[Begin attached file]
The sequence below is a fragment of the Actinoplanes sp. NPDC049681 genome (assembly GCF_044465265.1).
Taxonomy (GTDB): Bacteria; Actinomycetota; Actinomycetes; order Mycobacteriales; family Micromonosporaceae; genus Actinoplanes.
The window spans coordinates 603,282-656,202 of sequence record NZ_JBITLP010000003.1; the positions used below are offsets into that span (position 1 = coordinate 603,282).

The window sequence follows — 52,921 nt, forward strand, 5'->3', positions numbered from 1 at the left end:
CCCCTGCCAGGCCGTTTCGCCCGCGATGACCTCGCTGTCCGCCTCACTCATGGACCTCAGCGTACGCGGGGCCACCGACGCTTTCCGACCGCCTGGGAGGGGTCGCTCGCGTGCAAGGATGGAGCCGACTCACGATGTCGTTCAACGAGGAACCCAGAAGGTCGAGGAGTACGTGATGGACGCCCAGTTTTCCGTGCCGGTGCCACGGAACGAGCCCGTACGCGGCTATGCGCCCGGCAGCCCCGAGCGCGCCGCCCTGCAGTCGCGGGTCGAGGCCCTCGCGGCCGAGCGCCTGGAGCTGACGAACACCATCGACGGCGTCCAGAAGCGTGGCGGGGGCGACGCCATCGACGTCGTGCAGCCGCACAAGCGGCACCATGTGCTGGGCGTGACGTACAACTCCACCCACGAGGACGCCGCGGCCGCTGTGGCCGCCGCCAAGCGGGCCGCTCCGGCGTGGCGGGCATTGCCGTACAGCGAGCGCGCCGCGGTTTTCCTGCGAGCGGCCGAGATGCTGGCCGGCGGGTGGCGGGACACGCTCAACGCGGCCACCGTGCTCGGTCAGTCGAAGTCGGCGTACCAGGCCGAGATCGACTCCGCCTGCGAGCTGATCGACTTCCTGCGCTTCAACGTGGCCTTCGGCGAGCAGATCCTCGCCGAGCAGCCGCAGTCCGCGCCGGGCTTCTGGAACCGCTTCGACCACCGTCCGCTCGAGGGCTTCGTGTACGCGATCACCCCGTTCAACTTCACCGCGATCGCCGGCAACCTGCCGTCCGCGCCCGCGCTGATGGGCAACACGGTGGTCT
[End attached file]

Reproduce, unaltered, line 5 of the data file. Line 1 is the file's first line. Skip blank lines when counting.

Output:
CCCCTGCCAGGCCGTTTCGCCCGCGATGACCTCGCTGTCCGCCTCACTCATGGACCTCAGCGTACGCGGGGCCACCGACGCTTTCCGACCGCCTGGGAGGGGTCGCTCGCGTGCAAGGATGGAGCCGACTCACGATGTCGTTCAACGAGGAACCCAGAAGGTCGAGGAGTACGTGATGGACGCCCAGTTTTCCGTGCCGGTGCCACGGAACGAGCCCGTACGCGGCTATGCGCCCGGCAGCCCCGAGCGCGCCGCCCTGCAGTCGCGGGTCGAGGCCCTCGCGGCCGAGCGCCTGGAGCTGACGAACACCATCGACGGCGTCCAGAAGCGTGGCGGGGGCGACGCCATCGACGTCGTGCAGCCGCACAAGCGGCACCATGTGCTGGGCGTGACGTACAACTCCACCCACGAGGACGCCGCGGCCGCTGTGGCCGCCGCCAAGCGGGCCGCTCCGGCGTGGCGGGCATTGCCGTACAGCGAGCGCGCCGCGGTTTTCCTGCGAGCGGCCGAGATGCTGGCCGGCGGGTGGCGGGACACGCTCAACGCGGCCACCGTGCTCGGTCAGTCGAAGTCGGCGTACCAGGCCGAGATCGACTCCGCCTGCGAGCTGATCGACTTCCTGCGCTTCAACGTGGCCTTCGGCGAGCAGATCCTCGCCGAGCAGCCGCAGTCCGCGCCGGGCTTCTGGAACCGCTTCGACCACCGTCCGCTCGAGGGCTTCGTGTACGCGATCACCCCGTTCAACTTCACCGCGATCGCCGGCAACCTGCCGTCCGCGCCCGCGCTGATGGGCAACACGGTGGTCT